Scaling up Energy Efficiency Financing
Here at COP17, some experts have said that the single most important outcome that can emerge from Durban is an agreement on the design of the Green Climate Fund – the new long-term mechanism for dispersing billions of dollars of climate finance for clean technology, adaptation, and capacity-building.
I'm interested in seeing a fair and equitable design for the fund. I'm also interested in watching how agreement on the fund can help bolster climate finance for energy efficient building projects – which so far occupy only a slim piece of international finance – yet offer the largest mitigation potential.
At a UNFCCC side-event on financing energy efficiency, panelists from the Global Environment Facility (the GEF), World Bank Group, and the Asian Development Bank presented a briefing note that summarized the results of an independent evaluation of these institutions' investments in energy efficiency. Unsurprisingly, the evaluation acknowledged that:
- Investments in energy efficiency are highly cost-effective
- Fossil fuel subsidies are hampering investment
- Current obstacles and perceived barriers can be overcome – and the financial sector can in fact be persuaded to invest further in energy efficiency
To underpin these findings, the World Bank Group's analysis offered some insightful statistics: Every $1 of GEF support for energy efficiency catalyzes a reduction of about 2.2 tons of CO2. The same investment in renewables catalyzes a reduction of 0.4 tons. Some energy efficiency investments, such as lighting, offer paybacks in a matter of weeks. Meanwhile, fossil fuel subsidies, which hinder efficiency investments by artificially lowering the cost of energy, remain larger than public spending on health in many countries.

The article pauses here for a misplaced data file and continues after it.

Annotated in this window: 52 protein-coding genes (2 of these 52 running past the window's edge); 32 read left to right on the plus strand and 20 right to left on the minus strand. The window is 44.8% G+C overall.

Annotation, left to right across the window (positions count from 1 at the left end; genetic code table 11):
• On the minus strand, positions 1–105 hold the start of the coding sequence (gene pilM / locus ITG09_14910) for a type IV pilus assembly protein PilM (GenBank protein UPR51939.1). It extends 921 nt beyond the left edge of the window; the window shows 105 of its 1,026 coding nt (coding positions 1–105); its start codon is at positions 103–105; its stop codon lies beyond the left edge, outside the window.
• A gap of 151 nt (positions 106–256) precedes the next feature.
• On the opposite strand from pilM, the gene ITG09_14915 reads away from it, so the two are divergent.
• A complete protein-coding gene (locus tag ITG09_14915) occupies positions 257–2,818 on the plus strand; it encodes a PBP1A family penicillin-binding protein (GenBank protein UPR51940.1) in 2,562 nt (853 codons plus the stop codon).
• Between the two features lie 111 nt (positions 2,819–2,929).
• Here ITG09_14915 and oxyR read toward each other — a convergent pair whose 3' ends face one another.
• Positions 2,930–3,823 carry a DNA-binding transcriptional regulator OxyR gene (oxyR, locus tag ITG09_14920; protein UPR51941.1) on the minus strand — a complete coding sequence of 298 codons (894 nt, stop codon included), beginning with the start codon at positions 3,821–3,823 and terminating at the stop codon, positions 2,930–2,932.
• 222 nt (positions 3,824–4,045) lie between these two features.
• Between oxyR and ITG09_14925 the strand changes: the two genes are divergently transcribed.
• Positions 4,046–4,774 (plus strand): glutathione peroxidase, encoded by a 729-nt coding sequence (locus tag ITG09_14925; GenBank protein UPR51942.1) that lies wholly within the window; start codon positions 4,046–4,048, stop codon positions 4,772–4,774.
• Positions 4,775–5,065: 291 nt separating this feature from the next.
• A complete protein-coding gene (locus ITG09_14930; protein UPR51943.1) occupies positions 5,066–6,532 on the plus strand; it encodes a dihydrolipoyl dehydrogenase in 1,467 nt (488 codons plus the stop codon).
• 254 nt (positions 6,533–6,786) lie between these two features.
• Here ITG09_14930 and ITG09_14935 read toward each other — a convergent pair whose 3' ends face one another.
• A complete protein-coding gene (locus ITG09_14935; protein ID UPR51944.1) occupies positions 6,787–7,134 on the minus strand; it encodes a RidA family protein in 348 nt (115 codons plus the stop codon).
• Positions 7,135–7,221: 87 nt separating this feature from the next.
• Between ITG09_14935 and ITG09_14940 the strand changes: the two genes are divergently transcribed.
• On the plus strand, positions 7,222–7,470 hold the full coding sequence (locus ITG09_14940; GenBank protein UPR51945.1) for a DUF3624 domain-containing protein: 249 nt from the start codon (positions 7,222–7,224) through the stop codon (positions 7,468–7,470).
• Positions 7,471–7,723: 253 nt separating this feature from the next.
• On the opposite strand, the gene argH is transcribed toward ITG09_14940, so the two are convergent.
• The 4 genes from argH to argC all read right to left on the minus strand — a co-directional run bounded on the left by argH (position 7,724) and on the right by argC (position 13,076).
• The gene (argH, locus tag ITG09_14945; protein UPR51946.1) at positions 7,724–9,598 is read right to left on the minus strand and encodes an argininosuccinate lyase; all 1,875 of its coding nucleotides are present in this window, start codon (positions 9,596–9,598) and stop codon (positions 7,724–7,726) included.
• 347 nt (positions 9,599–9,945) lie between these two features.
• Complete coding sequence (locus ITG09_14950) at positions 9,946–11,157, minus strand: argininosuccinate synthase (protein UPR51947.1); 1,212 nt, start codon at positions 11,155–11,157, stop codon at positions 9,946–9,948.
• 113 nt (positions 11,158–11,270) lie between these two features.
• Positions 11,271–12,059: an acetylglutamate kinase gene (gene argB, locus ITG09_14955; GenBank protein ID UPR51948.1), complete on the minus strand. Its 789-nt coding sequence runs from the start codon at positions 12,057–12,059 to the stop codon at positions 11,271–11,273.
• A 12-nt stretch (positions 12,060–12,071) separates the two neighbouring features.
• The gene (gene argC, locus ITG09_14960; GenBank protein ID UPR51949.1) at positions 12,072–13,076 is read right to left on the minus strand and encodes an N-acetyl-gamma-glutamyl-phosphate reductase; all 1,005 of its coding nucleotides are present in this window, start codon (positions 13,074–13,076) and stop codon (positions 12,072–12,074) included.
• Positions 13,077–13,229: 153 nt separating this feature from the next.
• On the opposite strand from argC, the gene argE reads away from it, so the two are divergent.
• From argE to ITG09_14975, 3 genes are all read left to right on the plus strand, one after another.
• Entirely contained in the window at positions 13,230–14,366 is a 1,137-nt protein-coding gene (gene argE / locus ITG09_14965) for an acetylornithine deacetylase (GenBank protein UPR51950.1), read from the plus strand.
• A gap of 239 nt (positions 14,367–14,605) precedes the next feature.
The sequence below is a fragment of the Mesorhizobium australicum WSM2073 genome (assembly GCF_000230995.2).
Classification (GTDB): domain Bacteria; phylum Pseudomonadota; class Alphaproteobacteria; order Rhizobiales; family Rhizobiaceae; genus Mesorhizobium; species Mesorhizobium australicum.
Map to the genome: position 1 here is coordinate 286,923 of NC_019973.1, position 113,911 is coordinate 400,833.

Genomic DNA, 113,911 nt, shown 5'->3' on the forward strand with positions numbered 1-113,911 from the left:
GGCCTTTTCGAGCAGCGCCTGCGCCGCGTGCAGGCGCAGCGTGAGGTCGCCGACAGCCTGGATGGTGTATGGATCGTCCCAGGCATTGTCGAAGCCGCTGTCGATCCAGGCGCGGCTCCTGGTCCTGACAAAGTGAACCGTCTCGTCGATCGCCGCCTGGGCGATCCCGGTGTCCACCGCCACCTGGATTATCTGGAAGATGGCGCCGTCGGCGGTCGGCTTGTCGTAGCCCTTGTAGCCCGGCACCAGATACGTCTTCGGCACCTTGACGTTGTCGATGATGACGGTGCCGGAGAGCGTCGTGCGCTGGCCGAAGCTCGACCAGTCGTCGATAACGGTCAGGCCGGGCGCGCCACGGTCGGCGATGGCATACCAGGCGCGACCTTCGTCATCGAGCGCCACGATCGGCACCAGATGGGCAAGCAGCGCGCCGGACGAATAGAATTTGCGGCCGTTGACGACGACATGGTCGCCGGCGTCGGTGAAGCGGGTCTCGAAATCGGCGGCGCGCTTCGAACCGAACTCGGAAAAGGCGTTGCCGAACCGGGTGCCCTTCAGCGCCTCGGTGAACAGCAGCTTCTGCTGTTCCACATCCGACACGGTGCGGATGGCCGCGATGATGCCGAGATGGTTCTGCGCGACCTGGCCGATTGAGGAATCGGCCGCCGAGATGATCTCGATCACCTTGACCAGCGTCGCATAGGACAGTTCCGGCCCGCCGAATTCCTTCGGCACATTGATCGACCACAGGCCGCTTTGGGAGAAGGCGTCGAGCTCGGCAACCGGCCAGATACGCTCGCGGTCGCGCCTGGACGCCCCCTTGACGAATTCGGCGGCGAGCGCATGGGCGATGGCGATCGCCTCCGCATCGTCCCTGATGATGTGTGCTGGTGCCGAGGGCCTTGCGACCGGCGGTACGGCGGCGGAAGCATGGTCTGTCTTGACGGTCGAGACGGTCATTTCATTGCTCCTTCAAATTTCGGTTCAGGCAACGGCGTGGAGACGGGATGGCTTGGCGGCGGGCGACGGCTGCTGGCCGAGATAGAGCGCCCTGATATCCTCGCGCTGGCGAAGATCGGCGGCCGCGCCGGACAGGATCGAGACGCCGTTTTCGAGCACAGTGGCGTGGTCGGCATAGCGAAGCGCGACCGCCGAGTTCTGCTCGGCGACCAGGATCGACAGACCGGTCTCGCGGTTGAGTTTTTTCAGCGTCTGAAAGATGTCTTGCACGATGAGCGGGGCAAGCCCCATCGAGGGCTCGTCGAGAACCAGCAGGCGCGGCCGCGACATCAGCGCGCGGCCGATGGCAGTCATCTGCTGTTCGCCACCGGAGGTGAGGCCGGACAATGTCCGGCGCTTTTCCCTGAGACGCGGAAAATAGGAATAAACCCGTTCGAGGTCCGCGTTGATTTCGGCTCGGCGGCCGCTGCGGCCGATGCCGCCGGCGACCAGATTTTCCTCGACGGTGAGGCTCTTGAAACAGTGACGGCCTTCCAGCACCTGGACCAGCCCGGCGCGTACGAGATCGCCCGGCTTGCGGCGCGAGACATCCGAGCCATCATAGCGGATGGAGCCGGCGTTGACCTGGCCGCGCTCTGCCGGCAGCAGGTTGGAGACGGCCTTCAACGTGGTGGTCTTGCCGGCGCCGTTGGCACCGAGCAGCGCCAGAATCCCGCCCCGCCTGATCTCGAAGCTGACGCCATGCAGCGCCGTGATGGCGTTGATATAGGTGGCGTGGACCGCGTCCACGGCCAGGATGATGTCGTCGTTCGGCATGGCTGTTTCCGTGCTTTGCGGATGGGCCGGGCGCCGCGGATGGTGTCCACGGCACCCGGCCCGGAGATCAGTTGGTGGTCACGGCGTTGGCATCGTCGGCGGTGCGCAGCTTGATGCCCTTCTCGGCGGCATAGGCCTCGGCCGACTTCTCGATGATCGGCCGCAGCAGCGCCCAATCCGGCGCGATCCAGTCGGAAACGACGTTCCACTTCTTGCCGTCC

This event made me realize that major international financial institutions do understand the environmental and economic benefits of energy efficiency. As President Obama recently said in his announcement of another $4 billion to improve commercial buildings and industrial facilities in the U.S.., "It is a trifecta." So what's standing in the way of global large-scale investment?
The panelists offered some suggestions. First, we need more data to help reduce the perceived risk. Second, we need capacity-building and technical assistance. Third, we need instruments such as loan guarantees from international institutions (and national governments) to catalyze investment in countries that are perceived as risky – especially the many in the developing world with poor credit ratings.
There are many drivers and varied approaches for financing green and efficient buildings. I am hopeful that the Green Climate Fund, which will oversee resources on the scale of $100 billion per year come 2020, can help with some of the above in order to leverage climate finance and spur even more investment in this "win-win-win" solution.
For more on how green buildings also improve lives, check out the COP17 legacy project spearheaded by the Green Building Council of South Africa.